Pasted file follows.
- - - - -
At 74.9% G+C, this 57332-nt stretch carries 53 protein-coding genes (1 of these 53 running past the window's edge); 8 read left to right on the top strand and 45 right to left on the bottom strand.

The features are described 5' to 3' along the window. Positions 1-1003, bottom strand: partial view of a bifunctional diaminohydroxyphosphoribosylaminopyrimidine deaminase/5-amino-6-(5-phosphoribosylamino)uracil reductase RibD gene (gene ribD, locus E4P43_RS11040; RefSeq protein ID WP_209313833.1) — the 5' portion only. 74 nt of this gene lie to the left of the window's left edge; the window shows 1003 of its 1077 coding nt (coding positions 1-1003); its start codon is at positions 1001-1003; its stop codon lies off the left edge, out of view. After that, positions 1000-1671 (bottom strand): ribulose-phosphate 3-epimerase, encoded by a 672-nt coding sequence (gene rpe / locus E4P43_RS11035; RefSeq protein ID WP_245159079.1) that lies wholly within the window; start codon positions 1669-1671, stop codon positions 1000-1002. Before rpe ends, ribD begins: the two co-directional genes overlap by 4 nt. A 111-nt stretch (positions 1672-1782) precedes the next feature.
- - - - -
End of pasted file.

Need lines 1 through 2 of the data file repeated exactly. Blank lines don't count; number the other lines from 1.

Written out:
At 74.9% G+C, this 57332-nt stretch carries 53 protein-coding genes (1 of these 53 running past the window's edge); 8 read left to right on the top strand and 45 right to left on the bottom strand.

The features are described 5' to 3' along the window. Positions 1-1003, bottom strand: partial view of a bifunctional diaminohydroxyphosphoribosylaminopyrimidine deaminase/5-amino-6-(5-phosphoribosylamino)uracil reductase RibD gene (gene ribD, locus E4P43_RS11040; RefSeq protein ID WP_209313833.1) — the 5' portion only. 74 nt of this gene lie to the left of the window's left edge; the window shows 1003 of its 1077 coding nt (coding positions 1-1003); its start codon is at positions 1001-1003; its stop codon lies off the left edge, out of view. After that, positions 1000-1671 (bottom strand): ribulose-phosphate 3-epimerase, encoded by a 672-nt coding sequence (gene rpe / locus E4P43_RS11035; RefSeq protein ID WP_245159079.1) that lies wholly within the window; start codon positions 1669-1671, stop codon positions 1000-1002. Before rpe ends, ribD begins: the two co-directional genes overlap by 4 nt. A 111-nt stretch (positions 1672-1782) precedes the next feature.